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Donald E. Karch v. Roger Mulch and Cissy Brown

July 30, 2012

DONALD E. KARCH, JEFFERSON COUNTY JAIL # 32187, PLAINTIFF,
v.
ROGER MULCH AND CISSY BROWN, DEFENDANTS.



The opinion of the court was delivered by: Gilbert, District Judge:

MEMORANDUM AND ORDER

Plaintiff Donald E. Karch, a pretrial detainee in the Jefferson County Jail, brings this action for deprivations of his constitutional rights pursuant to 42 U.S.C. § 1983. This case is now before the Court for a preliminary review of the complaint pursuant to 28 U.S.C. § 1915A, which provides:

(a) Screening.-- The court shall review, before docketing, if feasible or, in any event, as soon as practicable after docketing, a complaint in a civil action in which a prisoner seeks redress from a governmental entity or officer or employee of a governmental entity.

(b) Grounds for Dismissal.-- On review, the court shall identify cognizable claims or dismiss the complaint, or any portion of the complaint, if the complaint--

(1) is frivolous, malicious, or fails to state a claim on which relief may be granted; or

(2) seeks monetary relief from a defendant who is immune from such relief.

An action or claim is frivolous if "it lacks an arguable basis either in law or in fact." Neitzke v. Williams, 490 U.S. 319, 325 (1989). An action fails to state a claim upon which relief can be granted if it does not plead "enough facts to state a claim to relief that is plausible on its face." Bell Atlantic Corp. v. Twombly, 550 U.S. 544, 570 (2007). Conversely, a complaint is plausible on its face "when the plaintiff pleads factual content that allows the court to draw the reasonable inference that the defendant is liable for the misconduct alleged." Ashcroft v. Iqbal, 556 U.S. 662, 678 (2009). Although the Court is obligated to accept factual allegations as true, see Smith v. Peters, 631 F.3d 418, 419 (7th Cir. 2011), some factual allegations may be so sketchy or implausible that they fail to provide sufficient notice of a plaintiff's claim. Brooks v. Ross, 578 F.3d 574, 581 (7th Cir. 2009). Additionally, Courts "should not accept as adequate abstract recitations of the elements of a cause of action or conclusory legal statements." Id. At the same time, however, the factual allegations of a pro se complaint are to be liberally construed. See Rodriguez v. Plymouth Ambulance Serv., 577 F.3d 816, 821 (7th Cir. 2009).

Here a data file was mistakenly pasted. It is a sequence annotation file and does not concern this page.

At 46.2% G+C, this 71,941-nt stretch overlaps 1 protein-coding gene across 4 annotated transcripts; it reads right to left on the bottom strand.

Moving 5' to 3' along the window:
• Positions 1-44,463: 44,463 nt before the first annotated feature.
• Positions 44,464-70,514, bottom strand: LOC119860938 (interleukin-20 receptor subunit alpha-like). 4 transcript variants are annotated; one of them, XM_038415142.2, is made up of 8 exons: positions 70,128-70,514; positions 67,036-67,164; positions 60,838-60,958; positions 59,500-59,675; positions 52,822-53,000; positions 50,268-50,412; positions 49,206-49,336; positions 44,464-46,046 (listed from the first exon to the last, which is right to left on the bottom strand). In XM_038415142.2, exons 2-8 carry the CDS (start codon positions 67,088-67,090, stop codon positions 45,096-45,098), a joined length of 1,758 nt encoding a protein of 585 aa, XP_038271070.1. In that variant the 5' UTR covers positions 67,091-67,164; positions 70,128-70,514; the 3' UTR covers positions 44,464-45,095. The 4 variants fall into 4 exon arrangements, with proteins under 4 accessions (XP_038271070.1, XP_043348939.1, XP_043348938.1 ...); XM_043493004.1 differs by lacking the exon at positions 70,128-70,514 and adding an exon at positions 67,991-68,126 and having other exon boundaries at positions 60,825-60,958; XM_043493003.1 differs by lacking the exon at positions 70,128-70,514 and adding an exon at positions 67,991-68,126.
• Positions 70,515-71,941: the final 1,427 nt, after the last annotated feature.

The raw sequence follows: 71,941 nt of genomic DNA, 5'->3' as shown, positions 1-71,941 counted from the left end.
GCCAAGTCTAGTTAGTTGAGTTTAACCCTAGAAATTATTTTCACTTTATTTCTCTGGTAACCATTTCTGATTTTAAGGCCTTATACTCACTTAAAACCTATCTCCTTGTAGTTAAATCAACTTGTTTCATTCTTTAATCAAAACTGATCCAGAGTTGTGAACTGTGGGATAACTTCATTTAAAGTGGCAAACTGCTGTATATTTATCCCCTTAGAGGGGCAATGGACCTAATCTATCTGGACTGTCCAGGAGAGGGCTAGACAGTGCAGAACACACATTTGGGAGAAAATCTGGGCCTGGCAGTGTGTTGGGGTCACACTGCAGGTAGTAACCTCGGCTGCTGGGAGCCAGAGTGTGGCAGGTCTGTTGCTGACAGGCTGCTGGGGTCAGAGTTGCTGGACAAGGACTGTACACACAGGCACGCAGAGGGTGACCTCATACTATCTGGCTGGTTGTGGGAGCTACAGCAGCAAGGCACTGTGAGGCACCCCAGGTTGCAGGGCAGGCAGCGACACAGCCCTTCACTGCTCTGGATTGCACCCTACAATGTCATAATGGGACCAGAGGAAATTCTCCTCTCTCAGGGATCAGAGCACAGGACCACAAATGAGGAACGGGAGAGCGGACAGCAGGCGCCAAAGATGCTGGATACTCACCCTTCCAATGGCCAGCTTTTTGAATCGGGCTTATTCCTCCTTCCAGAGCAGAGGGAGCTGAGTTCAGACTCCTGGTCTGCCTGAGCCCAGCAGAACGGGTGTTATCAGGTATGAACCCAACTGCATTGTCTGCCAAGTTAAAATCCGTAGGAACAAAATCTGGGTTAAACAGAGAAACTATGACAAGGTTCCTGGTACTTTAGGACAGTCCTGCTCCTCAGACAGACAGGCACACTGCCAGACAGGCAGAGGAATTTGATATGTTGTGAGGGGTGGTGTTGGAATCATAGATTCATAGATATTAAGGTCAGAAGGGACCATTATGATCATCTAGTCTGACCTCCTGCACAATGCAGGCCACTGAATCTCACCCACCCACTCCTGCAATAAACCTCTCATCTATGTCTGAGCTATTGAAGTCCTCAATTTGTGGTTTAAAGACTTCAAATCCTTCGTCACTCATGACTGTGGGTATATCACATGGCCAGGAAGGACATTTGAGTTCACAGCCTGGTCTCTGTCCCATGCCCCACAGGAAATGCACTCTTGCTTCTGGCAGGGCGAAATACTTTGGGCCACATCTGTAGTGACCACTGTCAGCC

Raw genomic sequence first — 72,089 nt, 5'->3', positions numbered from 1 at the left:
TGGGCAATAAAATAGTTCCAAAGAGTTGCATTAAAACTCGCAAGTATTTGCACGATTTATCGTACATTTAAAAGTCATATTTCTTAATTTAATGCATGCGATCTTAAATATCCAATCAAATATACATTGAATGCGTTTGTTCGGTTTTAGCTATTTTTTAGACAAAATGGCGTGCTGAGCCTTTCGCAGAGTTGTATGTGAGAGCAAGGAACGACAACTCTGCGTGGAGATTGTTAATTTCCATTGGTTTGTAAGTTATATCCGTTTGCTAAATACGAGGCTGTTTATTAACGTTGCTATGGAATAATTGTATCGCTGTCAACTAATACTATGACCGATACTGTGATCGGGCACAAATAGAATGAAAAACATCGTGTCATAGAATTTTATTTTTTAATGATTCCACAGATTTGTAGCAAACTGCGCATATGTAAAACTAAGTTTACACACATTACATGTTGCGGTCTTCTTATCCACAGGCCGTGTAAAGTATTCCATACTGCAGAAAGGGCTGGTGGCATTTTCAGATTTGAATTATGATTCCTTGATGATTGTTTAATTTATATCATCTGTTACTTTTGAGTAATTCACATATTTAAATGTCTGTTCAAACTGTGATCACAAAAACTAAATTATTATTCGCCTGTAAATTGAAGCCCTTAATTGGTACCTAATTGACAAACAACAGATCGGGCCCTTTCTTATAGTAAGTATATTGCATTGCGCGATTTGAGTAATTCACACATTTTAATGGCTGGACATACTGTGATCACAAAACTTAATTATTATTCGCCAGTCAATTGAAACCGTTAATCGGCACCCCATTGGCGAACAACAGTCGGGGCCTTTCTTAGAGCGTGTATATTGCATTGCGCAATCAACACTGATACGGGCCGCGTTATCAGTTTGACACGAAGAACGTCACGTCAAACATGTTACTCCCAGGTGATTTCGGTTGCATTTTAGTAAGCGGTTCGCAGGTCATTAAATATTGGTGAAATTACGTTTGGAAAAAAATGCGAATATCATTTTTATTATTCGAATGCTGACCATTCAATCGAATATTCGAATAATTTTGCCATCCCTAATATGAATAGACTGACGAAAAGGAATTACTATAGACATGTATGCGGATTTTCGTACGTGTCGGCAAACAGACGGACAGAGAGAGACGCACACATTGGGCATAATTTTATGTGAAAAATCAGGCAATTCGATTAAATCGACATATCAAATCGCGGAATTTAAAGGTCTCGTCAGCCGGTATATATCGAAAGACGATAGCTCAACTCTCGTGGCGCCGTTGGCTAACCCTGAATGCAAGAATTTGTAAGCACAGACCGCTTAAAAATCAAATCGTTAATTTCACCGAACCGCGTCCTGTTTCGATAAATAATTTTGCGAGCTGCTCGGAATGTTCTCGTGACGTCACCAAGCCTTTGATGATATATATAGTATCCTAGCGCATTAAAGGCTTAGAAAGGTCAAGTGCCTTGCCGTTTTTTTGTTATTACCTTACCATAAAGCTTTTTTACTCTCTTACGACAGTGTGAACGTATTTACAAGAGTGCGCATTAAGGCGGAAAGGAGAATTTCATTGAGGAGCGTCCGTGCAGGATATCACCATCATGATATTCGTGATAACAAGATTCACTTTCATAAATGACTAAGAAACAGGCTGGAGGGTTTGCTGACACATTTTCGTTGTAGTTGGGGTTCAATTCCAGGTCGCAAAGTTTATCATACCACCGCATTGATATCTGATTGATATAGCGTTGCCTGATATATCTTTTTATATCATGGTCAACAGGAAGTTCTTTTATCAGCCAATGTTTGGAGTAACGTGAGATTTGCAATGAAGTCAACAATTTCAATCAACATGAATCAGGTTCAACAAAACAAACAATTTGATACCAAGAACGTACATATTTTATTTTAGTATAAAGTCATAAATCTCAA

Upon careful review of the complaint and any supporting exhibits, the Court finds that expedited review of Plaintiff's claim is warranted.

The Complaint

In his pro se complaint (Doc. 1), Plaintiff alleges that the batteries in his pacemaker have gone dead, rendering it non-functional. The Defendants, Sheriff Roger Mulch and Nurse Cissy Brown, have refused to take him to a hospital to get the pacemaker or batteries replaced. Plaintiff is experiencing chest pain, as well as pain up and down his left arm, shoulder and neck. He cannot sleep for fear that he may not wake up again (Doc.1, p. 5).

Plaintiff seeks dismissal of the charges against him so that he may be released to seek medical care, and in the alternative, requests damages. Furthermore, on July 30, 2012, Plaintiff submitted a request (Doc. 7) in which he states his belief that his life is in danger and asked for an attorney to be appointed so he can get his pacemaker fixed. The Court shall construe this request as both a motion for a temporary restraining order (TRO) and as a second request for the appointment of counsel.

Shortly before the instant complaint was filed, Plaintiff submitted another complaint, raising nearly identical claims against the same two Defendants. That complaint was filed on July 16, 2012, under Case No. 12-800-JPG.

Consolidation of Cases

Plaintiff states in the complaint filed in 12-800-JPG that jail staff is not sending his mail because he is suing them. Thus, it appears that Plaintiff did not intend to file two separate suits, but instead sent duplicate complaints out of a concern that his mail would not be delivered to the Court. The Seventh Circuit has indicated that related cases filed within the same U.S. District Court should be transferred to (or consolidated before) a single District Judge. See, e.g. Smith v. Check-N-go of Illinois, Inc., 200 F.3d 511, 513 n.1 (7th Cir. 1999); Blair v. Equifax Check Services, Inc., 181 F.3d 832, 839 (7th Cir. 1999). ...


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